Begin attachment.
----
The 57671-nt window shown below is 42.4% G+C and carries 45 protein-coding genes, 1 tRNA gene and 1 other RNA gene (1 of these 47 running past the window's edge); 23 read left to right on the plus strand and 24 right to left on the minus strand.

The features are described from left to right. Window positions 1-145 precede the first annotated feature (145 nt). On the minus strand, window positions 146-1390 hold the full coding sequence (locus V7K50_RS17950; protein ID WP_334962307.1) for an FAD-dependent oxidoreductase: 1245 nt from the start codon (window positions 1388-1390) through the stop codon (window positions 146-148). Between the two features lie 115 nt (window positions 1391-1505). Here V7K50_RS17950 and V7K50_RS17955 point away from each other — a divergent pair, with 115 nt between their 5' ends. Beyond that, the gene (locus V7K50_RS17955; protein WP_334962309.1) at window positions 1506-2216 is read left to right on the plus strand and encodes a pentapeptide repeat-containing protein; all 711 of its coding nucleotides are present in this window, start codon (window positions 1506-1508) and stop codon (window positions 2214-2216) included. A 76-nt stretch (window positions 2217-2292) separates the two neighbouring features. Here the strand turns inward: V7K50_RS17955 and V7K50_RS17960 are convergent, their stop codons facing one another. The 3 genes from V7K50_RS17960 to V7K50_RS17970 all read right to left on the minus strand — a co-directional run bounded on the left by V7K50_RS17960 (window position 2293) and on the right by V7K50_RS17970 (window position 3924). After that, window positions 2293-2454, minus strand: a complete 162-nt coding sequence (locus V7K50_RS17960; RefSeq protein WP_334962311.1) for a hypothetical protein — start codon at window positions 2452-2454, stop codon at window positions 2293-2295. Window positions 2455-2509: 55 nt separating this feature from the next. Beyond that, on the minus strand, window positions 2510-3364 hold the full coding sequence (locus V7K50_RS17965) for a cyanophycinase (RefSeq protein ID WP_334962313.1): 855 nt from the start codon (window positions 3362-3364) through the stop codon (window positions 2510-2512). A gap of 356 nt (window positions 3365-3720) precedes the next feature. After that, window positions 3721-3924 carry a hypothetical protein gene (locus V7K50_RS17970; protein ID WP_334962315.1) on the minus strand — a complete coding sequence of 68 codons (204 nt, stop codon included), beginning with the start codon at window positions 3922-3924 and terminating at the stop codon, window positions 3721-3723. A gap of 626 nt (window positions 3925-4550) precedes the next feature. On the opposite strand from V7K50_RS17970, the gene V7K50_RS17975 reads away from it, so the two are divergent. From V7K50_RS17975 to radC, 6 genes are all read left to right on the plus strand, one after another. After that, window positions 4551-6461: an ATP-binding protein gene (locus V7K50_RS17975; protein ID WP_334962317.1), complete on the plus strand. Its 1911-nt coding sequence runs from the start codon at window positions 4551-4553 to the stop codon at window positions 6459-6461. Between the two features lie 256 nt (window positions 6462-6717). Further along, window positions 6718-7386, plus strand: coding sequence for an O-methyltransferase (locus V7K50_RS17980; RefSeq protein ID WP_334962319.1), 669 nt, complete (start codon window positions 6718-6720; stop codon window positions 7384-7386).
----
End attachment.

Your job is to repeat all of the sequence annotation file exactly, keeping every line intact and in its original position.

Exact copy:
The 57671-nt window shown below is 42.4% G+C and carries 45 protein-coding genes, 1 tRNA gene and 1 other RNA gene (1 of these 47 running past the window's edge); 23 read left to right on the plus strand and 24 right to left on the minus strand.

The features are described from left to right. Window positions 1-145 precede the first annotated feature (145 nt). On the minus strand, window positions 146-1390 hold the full coding sequence (locus V7K50_RS17950; protein ID WP_334962307.1) for an FAD-dependent oxidoreductase: 1245 nt from the start codon (window positions 1388-1390) through the stop codon (window positions 146-148). Between the two features lie 115 nt (window positions 1391-1505). Here V7K50_RS17950 and V7K50_RS17955 point away from each other — a divergent pair, with 115 nt between their 5' ends. Beyond that, the gene (locus V7K50_RS17955; protein WP_334962309.1) at window positions 1506-2216 is read left to right on the plus strand and encodes a pentapeptide repeat-containing protein; all 711 of its coding nucleotides are present in this window, start codon (window positions 1506-1508) and stop codon (window positions 2214-2216) included. A 76-nt stretch (window positions 2217-2292) separates the two neighbouring features. Here the strand turns inward: V7K50_RS17955 and V7K50_RS17960 are convergent, their stop codons facing one another. The 3 genes from V7K50_RS17960 to V7K50_RS17970 all read right to left on the minus strand — a co-directional run bounded on the left by V7K50_RS17960 (window position 2293) and on the right by V7K50_RS17970 (window position 3924). After that, window positions 2293-2454, minus strand: a complete 162-nt coding sequence (locus V7K50_RS17960; RefSeq protein WP_334962311.1) for a hypothetical protein — start codon at window positions 2452-2454, stop codon at window positions 2293-2295. Window positions 2455-2509: 55 nt separating this feature from the next. Beyond that, on the minus strand, window positions 2510-3364 hold the full coding sequence (locus V7K50_RS17965) for a cyanophycinase (RefSeq protein ID WP_334962313.1): 855 nt from the start codon (window positions 3362-3364) through the stop codon (window positions 2510-2512). A gap of 356 nt (window positions 3365-3720) precedes the next feature. After that, window positions 3721-3924 carry a hypothetical protein gene (locus V7K50_RS17970; protein ID WP_334962315.1) on the minus strand — a complete coding sequence of 68 codons (204 nt, stop codon included), beginning with the start codon at window positions 3922-3924 and terminating at the stop codon, window positions 3721-3723. A gap of 626 nt (window positions 3925-4550) precedes the next feature. On the opposite strand from V7K50_RS17970, the gene V7K50_RS17975 reads away from it, so the two are divergent. From V7K50_RS17975 to radC, 6 genes are all read left to right on the plus strand, one after another. After that, window positions 4551-6461: an ATP-binding protein gene (locus V7K50_RS17975; protein ID WP_334962317.1), complete on the plus strand. Its 1911-nt coding sequence runs from the start codon at window positions 4551-4553 to the stop codon at window positions 6459-6461. Between the two features lie 256 nt (window positions 6462-6717). Further along, window positions 6718-7386, plus strand: coding sequence for an O-methyltransferase (locus V7K50_RS17980; RefSeq protein ID WP_334962319.1), 669 nt, complete (start codon window positions 6718-6720; stop codon window positions 7384-7386).